Mechanisms underlying hemispatial neglect

Mechanisms underlying hemispatial neglect If patients with left‐sided hemispatial neglect bisect lines incorrectly because hemianopia or sensory hemiinattention prevents them from seeing how far the line extends to the left, a strategy that ensures their seeing the left side of the line in their normal field should improve performance. If patients have hemispatial hypokinesia, moving the line toward the normal half of body space should improve performance. Six patients with left‐sided neglect from right hemisphere infarctions were required to identify a letter at either the right or the left end of a line before bisecting that line. The task was given with the lines placed at either the right, the center, or the left of the body midline. Performance in trials when subjects were required to look to the left before bisecting a line did not differ from when they were required to look right. Performance was significantly better when the line was placed to the right side of the body than to the left. These observations support the hypothesis that patients with hemispatial neglect have hemispatial hypokinesia. An alternative hypothesis is that these subjects had a hemispatial memory defect. Although they saw the left side of the line in their normal field, they were incapable of forming a stable trace and performed as if they did not see the left side of the line. http://www.deepdyve.com/assets/images/DeepDyve-Logo-lg.png Annals of Neurology Wiley

Mechanisms underlying hemispatial neglect

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Publisher
Wiley
Copyright
Copyright © 1979 American Neurological Association
ISSN
0364-5134
eISSN
1531-8249
DOI
10.1002/ana.410050210
pmid
426480
Publisher site
See Article on Publisher Site

Abstract

If patients with left‐sided hemispatial neglect bisect lines incorrectly because hemianopia or sensory hemiinattention prevents them from seeing how far the line extends to the left, a strategy that ensures their seeing the left side of the line in their normal field should improve performance. If patients have hemispatial hypokinesia, moving the line toward the normal half of body space should improve performance. Six patients with left‐sided neglect from right hemisphere infarctions were required to identify a letter at either the right or the left end of a line before bisecting that line. The task was given with the lines placed at either the right, the center, or the left of the body midline. Performance in trials when subjects were required to look to the left before bisecting a line did not differ from when they were required to look right. Performance was significantly better when the line was placed to the right side of the body than to the left. These observations support the hypothesis that patients with hemispatial neglect have hemispatial hypokinesia. An alternative hypothesis is that these subjects had a hemispatial memory defect. Although they saw the left side of the line in their normal field, they were incapable of forming a stable trace and performed as if they did not see the left side of the line.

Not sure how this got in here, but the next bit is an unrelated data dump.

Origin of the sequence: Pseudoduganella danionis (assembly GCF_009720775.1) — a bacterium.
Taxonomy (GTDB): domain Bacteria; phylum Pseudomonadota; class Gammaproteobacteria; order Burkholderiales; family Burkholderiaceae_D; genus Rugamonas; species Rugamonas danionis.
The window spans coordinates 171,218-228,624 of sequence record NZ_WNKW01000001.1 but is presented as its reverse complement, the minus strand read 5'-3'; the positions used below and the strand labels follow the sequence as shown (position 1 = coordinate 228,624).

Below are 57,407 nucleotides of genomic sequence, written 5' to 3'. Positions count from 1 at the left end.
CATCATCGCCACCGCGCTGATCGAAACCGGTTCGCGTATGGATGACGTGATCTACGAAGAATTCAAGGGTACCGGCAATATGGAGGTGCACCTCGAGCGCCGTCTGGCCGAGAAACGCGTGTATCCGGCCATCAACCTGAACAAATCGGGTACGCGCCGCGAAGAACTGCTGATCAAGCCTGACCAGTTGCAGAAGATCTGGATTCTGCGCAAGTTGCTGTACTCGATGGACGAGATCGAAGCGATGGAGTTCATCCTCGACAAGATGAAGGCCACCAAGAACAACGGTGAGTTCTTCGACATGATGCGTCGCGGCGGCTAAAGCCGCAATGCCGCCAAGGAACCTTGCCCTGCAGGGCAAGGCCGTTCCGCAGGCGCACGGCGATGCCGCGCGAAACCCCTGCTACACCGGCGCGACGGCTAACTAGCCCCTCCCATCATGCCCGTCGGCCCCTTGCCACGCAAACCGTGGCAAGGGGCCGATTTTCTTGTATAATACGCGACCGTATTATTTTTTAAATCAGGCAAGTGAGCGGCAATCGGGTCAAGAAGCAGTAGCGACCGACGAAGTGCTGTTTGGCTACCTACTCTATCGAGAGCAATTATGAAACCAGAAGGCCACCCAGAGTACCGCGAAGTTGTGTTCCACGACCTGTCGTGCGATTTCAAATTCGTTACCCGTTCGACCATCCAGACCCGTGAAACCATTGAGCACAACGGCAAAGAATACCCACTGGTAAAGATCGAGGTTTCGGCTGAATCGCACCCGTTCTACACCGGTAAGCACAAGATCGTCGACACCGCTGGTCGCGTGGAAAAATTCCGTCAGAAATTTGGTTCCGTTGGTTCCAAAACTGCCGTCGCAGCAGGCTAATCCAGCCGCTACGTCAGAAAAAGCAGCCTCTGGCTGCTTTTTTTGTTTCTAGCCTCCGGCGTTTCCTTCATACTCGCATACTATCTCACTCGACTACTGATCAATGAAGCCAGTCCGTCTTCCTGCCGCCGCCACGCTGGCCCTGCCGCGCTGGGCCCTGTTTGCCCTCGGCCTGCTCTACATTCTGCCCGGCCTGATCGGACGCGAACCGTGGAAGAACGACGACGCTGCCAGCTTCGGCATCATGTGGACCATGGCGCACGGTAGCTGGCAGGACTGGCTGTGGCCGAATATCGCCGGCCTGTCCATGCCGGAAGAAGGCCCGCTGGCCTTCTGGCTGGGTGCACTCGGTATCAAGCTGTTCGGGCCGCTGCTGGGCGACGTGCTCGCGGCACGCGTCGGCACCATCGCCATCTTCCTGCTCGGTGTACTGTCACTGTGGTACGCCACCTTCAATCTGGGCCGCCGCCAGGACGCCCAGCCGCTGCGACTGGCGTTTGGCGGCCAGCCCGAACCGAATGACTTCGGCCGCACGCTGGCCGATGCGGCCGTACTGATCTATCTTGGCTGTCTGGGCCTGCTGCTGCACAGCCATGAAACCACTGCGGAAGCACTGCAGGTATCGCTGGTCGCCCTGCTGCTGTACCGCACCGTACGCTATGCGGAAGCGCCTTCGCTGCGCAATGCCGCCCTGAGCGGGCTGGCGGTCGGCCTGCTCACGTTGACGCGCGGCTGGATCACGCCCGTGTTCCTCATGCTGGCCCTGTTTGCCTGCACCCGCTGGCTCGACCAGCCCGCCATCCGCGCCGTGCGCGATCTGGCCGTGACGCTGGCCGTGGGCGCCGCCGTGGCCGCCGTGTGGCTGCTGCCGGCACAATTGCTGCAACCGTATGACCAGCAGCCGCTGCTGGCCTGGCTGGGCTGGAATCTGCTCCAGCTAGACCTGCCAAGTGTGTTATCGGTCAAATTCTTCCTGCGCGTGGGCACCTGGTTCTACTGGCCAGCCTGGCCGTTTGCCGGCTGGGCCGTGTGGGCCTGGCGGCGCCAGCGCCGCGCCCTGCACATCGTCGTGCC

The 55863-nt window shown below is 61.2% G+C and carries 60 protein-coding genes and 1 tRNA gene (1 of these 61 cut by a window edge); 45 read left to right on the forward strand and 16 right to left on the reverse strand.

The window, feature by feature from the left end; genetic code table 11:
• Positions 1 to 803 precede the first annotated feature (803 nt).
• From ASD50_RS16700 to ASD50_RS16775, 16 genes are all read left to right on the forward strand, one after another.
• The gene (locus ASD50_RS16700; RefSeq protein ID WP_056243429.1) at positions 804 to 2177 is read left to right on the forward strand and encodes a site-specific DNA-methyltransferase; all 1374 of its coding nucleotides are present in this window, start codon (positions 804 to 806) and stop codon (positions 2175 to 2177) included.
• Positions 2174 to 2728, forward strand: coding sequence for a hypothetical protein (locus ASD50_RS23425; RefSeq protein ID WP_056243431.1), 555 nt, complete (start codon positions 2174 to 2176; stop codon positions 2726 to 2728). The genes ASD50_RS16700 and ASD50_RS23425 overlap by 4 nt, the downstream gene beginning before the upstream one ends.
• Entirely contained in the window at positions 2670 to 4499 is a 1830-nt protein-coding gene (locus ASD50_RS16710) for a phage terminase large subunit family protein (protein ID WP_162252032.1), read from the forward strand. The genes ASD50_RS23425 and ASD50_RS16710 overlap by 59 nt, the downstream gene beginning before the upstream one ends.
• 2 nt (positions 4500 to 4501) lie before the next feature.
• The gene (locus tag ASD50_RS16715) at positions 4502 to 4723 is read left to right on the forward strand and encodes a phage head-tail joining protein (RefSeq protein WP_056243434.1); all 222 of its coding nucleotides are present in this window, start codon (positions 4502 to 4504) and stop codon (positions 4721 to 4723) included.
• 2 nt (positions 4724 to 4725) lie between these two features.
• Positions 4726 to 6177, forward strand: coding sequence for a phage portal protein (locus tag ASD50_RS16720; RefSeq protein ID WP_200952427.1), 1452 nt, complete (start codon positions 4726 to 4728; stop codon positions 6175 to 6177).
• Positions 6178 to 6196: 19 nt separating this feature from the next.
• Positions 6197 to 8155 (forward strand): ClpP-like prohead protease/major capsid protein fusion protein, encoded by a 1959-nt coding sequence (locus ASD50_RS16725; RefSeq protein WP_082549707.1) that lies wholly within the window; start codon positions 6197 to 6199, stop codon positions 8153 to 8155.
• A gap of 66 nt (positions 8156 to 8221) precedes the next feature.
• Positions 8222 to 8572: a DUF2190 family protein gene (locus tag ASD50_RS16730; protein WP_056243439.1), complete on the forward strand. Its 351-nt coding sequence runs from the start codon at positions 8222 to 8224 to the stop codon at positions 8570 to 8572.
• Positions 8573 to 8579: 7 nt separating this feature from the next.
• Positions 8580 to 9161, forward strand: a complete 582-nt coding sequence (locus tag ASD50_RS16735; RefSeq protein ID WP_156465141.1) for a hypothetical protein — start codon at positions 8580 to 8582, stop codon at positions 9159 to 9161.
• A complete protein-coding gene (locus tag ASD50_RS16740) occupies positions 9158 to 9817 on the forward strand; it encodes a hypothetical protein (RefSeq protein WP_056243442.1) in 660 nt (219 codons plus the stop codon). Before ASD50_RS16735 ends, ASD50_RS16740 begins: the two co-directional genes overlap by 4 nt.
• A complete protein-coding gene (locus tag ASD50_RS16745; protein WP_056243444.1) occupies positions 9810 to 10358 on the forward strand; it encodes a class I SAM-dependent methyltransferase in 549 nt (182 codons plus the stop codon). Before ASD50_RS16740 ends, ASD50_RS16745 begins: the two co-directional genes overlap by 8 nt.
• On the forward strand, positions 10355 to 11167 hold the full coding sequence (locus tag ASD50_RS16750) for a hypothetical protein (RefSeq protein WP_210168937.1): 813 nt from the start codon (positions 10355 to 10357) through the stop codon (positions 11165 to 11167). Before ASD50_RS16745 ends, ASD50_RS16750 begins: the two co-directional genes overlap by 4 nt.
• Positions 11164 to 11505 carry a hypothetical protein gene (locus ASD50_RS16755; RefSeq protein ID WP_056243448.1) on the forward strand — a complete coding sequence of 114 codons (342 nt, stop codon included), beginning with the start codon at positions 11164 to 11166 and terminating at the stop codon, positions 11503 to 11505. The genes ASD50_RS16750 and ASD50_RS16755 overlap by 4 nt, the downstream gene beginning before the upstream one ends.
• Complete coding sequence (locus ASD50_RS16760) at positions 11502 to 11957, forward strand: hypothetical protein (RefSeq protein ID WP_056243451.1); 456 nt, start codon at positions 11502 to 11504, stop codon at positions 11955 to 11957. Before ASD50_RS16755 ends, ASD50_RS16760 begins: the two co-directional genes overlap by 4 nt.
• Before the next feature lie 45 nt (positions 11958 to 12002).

Journal

Annals of NeurologyWiley

Published: Feb 1, 1979

References

  • Parietal lobe mechanisms for directed visual attention
    Lynch, Lynch; Mountcastle, Mountcastle; Talbot, Talbot
  • Posterior parietal association cortex of the monkey: command functions for operations with extrapersonal space
    Mountcastle, Mountcastle; Lynch, Lynch; Georgopoulos, Georgopoulos
  • Nonsensory neglect
    Watson, Watson; Miller, Miller; Heilman, Heilman

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